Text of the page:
Sewing Project: Burner Belt

The beloved belt. 

Wayne bought a burner belt three years ago. He has worn it almost daily, and this puzzle box of pockets carries all of his essential stuff. Last summer he lamented its impending demise. The linings of several pockets had worn through, and his fixes with gear repair tape wore out quickly. As soon as we bought a sewing machine, he suggested that I might be able to repair it. I added it to the long list of sewing projects and promptly forgot about it.

The calendar turned to spring, and like magic the sun returned. "I miss my burner belt," he said. All winter he has worn a hoodie with a million pockets, designed for the nerd on the go. Seriously, this thing can carry a full-sized ipad, and it manages to not look weird and lumpy. For winter, it's impressive. In summer, it will be oppressive.

In April, I decided to tackle reproducing this beloved bag. I spent an hour or two sketching out the layers, trying to figure out where all those flaps and zippers led. The torn linings and multiple layers made this difficult.
Puzzling out the pockets.
I contemplated making a pattern, but I decided that the only way to achieve success in this project was to wing it. I would cut and sew the pieces a few at a time and assemble them in layers. I wasn't entirely certain how many pieces I would need, and patterning is a lot of work.  I wrote out the basic order of assembly and started tracing around the first few shapes.  I expected to do a lot of seam ripping, and I hoped that the finished product would at least show me how to start over. I didn't dare to hope that it would be a success.
Note to self: this will be a challenge.

I sewed the two smallest outside pockets together, and they looked okay! I gave myself a little pat on the back and forged onward. Then I sewed those two pockets to the wrong side of the next layer.
Those pockets are supposed to go on the outside. Oops.
Thus the seam ripper made its first appearance. Fortunately this is a small scale project, so it only took a few minutes to tear out the seam and reverse it. 
That's better!
Next I sewed the first zipper onto the main front panel. It's at the top of the pouch in the photo below, but you can't see it. Then I attached the outer pouch to the main front panel.
Pouch and zipper attached!
Next I cut out three more pieces identical to the large front panel. I made the innermost panel purple (Wayne's favorite color) to provide contrast inside the pockets. The main pouches on the front and back would theoretically open onto the purple panel. I sewed one zipper into the back panel, then realized I didn't have enough zippers. I had not expected to get this far on the project in a single afternoon! By the end of the day, I had cut all but the last few pieces and was feeling pretty confident that this might actually work.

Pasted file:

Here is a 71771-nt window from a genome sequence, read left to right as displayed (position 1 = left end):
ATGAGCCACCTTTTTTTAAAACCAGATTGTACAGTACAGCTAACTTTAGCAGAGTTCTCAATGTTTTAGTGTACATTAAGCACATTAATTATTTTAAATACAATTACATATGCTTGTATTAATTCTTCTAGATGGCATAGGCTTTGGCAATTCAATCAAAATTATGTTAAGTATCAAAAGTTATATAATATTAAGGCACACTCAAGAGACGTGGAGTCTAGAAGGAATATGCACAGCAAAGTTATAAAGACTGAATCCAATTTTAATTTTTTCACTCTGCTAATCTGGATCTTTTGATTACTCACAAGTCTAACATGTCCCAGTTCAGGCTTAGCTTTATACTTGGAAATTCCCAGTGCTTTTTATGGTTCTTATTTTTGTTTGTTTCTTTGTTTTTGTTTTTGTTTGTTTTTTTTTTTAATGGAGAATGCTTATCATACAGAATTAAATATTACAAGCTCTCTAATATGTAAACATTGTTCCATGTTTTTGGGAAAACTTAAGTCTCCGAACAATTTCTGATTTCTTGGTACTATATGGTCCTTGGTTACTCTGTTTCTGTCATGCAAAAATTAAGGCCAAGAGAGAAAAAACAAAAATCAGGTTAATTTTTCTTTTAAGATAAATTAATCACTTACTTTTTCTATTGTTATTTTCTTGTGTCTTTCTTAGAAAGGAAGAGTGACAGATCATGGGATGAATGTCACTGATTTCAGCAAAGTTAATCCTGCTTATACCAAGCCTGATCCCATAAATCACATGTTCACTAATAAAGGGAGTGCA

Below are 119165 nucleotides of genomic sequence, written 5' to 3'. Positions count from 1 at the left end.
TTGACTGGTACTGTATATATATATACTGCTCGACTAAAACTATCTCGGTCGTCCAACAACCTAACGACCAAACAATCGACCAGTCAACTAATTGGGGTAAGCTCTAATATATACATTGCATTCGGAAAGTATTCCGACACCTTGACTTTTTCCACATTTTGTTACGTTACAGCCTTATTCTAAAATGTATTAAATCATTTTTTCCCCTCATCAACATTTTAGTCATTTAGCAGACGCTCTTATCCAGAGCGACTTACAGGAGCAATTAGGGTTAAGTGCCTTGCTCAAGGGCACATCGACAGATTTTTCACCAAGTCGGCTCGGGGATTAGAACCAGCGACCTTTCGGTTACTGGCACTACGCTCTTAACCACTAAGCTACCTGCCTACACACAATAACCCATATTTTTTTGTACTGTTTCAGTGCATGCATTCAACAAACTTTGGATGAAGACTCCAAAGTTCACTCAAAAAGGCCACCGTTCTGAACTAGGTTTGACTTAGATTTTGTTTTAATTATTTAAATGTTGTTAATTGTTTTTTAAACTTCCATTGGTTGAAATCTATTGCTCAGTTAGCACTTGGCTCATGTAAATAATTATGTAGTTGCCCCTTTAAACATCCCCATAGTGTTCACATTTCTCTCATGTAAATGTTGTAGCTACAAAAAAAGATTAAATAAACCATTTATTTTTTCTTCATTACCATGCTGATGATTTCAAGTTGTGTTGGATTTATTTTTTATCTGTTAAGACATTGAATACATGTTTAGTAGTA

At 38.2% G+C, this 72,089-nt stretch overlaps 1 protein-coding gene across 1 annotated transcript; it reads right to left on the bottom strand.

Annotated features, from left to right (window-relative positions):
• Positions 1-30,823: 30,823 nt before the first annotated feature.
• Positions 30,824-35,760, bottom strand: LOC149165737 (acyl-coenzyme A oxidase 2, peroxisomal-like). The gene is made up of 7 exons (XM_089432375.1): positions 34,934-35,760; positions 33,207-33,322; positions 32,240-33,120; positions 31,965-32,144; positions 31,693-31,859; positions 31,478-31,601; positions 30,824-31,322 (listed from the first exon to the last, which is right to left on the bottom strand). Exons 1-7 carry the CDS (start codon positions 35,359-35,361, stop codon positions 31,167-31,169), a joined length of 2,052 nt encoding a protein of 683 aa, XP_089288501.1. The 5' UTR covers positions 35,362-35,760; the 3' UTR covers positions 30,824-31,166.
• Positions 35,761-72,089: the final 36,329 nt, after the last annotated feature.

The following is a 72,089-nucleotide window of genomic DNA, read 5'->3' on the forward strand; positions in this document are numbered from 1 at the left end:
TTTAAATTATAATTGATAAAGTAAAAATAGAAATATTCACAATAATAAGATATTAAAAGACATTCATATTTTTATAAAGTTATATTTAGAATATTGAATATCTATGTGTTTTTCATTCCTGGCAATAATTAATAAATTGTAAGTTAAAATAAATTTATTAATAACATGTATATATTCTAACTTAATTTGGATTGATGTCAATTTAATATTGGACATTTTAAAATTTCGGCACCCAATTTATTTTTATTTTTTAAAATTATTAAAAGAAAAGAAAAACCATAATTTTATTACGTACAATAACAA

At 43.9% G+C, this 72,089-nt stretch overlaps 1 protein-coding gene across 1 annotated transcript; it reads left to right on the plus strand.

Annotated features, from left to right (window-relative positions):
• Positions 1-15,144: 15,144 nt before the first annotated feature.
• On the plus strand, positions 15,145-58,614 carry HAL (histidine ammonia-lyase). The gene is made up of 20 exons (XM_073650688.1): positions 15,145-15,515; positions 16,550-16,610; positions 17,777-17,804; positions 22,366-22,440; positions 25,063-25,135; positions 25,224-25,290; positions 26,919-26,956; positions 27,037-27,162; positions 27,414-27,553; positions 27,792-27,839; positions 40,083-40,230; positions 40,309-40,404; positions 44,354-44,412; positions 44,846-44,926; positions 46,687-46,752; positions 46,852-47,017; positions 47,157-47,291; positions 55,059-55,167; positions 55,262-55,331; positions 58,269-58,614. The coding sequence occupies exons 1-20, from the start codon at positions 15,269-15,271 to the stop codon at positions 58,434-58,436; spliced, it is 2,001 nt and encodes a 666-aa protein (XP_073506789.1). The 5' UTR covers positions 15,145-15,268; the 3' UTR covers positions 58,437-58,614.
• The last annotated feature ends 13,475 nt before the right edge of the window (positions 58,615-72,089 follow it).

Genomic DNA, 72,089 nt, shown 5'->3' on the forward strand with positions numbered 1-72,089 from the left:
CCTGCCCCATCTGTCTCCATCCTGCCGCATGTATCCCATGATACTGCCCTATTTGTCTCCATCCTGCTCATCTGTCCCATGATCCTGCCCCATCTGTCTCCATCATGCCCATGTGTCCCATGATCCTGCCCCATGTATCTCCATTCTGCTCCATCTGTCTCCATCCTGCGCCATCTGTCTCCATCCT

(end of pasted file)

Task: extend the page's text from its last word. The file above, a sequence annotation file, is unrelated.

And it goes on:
The next morning I took the new cargo bike for a spin to the fabric store. It isn't far from our storage unit, so I picked up a few other necessities while I was out.
I did not load up this heavily at the fabric store, I swear!
I affixed the second zipper to the back panel, then sewed the lining to the back. Then I added the flap that folds over the whole bag on the oblong belt part. The black part of the flap is structural. I considered adding another pocket, but I didn't want to add bulk. That section already has three pockets anyway.
Inside of the back panel.

Outside of the back panel.
The hardest part of the whole project came next. After I attached the flap that snaps over the front panel, I added the zipper that goes from the front of the flap through four layers of canvas. There is probably a better way to do this, and I'm concerned that the seam will fray over time. I guess only time will tell.
The hardest part was adding the zipper through multiple layers, seen here from the back.



The zipper on the left was the hard one, and of course it was the ugliest because it's on the front.
All that was left now was sewing the front and back panels together, adding the tabs and D-rings that attach to the belt, and adding the snaps.

I sewed a few of the remaining seams with the Sparrow, but I had to get out the LSZ-1 (it really needs a nickname. Maybe the Lizard?) to sew the bulkiest parts, some of which had more than a dozen layers of canvas. Even on the burly machine, the material barely fit under the presser foot. Reversing was not an option; the thread knotted and/or jammed instantly. I just went over the same row of stitches multiple times.

Snaps were a new adventure. It was quite disconcerting to punch holes in the finished product. I made a few mistakes, and I have advice for those who might try this: don't screw it up! Snaps are very strong and difficult to remove should you, say, (ahem) put half of one on backwards or leave a piece out.

Total parts included in this project:
14 cut pieces of fabric (roughly 1/2 yard)
6 snaps
5 zippers
9 pockets

While there are a few corners that aren't as neat as I would have liked, and the stitching could have been straighter, I'm thrilled with how this turned out. I think I'll make another one for myself.


The finished product.



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